I remember the first time I asked someone to donate to one of my projects. I’ll never forget how it felt to make that ask: the nervousness, the worry, the hope I wasn’t offending. And I’ll never forget the answer. My friend Tim said yes, but his reply went beyond that––he thanked me for the opportunity to be a part of what I was creating.
That floored me. If I’m being honest, I hadn’t really thought about it like that. I was thinking of the need and the possible impact behind my request, but not really about what it would mean for him. How that would pull him closer, not just to the work, but to me. Our friendship deepened in a way that, before that moment, I couldn’t have imagined.
I spent many years as a nonprofit leader thinking that the more powerfully I described our work and its impacts, the more money I’d raise. And that’s important, of course. It’s just not the most important thing.
Giving and receiving money is deeply personal. It’s about who’s asking, and why they’re asking––and about who’s giving, and why they’re giving. Fundraising is about real relationships, and its true power is the possibility of real (and deeper) community.
For me, it took many years and many asks to truly understand how powerful it is to invite someone to be closer to you and your organization by making a financial contribution. To think not just about what their money means for your work, but about what your invitation means to them. Because asking someone to contribute money––whether it’s $20 or $20,000––isn’t just about the money itself. It’s about connection and purpose. It’s about relationships and community. It’s about belonging.
Once, while visiting my father, he showed me an email he’d received from a nonprofit I was involved with. They’d sent him a normal (generic) fundraising ask. The only thing personal to him was his name at the top. He told me that he’d received a number of nearly identical emails from the organization. He wanted to know if I thought he should keep giving to them. As we discussed it, he asked me a question that I’ll never forget: after all these years, don’t they know me?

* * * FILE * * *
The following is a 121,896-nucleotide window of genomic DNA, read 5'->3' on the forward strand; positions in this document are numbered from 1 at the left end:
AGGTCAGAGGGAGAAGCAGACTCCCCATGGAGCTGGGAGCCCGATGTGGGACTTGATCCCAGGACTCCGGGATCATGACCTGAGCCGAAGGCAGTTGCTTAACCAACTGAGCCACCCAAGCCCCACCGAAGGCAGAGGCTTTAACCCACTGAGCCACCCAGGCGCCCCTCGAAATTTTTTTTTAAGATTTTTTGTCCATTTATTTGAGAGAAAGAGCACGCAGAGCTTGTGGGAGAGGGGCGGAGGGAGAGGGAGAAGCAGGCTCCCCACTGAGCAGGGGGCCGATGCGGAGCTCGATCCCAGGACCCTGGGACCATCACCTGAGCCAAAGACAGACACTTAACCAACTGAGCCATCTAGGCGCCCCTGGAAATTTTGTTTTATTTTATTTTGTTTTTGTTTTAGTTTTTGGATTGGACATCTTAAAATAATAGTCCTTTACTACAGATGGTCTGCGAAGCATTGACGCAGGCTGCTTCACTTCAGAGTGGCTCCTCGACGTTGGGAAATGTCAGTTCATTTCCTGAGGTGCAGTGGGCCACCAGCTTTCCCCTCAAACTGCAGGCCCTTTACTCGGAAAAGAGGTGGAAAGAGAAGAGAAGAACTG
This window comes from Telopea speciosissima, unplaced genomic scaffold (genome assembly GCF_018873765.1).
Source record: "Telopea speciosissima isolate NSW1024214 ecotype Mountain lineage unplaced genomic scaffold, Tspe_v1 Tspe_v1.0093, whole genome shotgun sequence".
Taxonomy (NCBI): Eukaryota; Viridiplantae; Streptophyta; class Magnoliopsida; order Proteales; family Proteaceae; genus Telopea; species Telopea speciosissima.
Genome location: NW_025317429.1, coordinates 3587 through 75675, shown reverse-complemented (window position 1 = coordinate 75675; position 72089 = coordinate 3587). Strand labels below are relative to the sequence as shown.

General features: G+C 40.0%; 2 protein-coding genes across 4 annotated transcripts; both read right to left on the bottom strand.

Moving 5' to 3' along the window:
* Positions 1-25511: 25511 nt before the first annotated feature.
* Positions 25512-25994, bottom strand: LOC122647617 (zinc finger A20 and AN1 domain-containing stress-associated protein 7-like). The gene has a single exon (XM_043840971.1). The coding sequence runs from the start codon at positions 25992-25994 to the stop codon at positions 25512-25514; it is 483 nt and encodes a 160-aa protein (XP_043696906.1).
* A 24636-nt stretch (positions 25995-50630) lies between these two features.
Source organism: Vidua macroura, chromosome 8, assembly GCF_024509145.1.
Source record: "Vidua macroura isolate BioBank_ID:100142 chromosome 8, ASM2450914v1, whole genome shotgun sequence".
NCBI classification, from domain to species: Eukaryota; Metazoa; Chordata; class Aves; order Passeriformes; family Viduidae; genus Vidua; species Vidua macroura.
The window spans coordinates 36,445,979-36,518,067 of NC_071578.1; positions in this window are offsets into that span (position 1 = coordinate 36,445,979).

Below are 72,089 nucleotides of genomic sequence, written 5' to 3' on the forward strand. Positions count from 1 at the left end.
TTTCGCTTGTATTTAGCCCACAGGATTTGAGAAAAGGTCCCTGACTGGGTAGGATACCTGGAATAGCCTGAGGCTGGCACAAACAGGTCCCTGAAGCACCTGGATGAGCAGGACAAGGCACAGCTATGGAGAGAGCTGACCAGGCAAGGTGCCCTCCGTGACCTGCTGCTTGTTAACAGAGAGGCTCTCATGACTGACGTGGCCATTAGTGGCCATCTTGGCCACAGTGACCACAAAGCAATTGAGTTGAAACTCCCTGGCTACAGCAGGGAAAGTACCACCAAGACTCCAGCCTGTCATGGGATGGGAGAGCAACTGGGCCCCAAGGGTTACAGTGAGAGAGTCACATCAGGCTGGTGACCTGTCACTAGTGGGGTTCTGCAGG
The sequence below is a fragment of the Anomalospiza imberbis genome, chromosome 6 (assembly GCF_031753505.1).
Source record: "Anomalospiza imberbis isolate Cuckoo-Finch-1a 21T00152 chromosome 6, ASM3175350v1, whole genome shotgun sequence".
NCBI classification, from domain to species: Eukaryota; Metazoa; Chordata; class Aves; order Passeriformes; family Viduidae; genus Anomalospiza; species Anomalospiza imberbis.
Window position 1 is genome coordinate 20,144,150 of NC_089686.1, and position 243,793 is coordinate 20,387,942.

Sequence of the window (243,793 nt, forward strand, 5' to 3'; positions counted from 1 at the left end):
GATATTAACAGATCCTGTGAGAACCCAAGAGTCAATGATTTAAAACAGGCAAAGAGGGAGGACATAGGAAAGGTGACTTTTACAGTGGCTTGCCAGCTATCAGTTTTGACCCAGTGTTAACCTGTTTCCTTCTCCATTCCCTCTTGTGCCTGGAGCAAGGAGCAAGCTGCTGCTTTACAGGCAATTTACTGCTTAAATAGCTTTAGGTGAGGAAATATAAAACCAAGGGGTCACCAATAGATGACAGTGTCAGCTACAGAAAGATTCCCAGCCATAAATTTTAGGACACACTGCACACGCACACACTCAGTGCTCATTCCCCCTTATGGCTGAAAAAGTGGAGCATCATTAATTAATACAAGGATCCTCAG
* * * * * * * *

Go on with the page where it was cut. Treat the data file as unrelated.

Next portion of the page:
A retired educator, he meticulously managed his budget and had a very specific amount allotted to what he could donate to the causes he believed in. He’d built this nonprofit into his modest annual budget for nearly a decade, but the answer was no, they didn’t know him. They’d never replied personally to any of his donations. They’d never asked if he wanted to get more involved; if he wanted to volunteer or host something on their behalf. They’d never once called him. And as a result, they didn’t know how much it would have meant to him to be able to contribute more.
Giving Tuesday is not just about donors giving to incredible organizations, it’s about incredible organizations giving thousands of people the chance to be pulled closer, to be a part of something. To be part of a community.
This moment, when people around the world are hurting, is the time to pull your community close. Find those 5 or 10 or 50 people who are your biggest supporters––and recognize that you may not know who they are. Find out. #GivingTuesdayNow is a powerful moment to deepen relationships, to reach out in all the ways you can, including picking up the phone and calling your supporters personally. Ask them if they can help.
And when you do, know that you’re asking something so much bigger than if they can donate. You’re asking them to be closer to you. You’re giving them a chance to contribute and to be a deeper part of your community when it matters most. And most importantly, you’re offering them a chance to give––and to receive.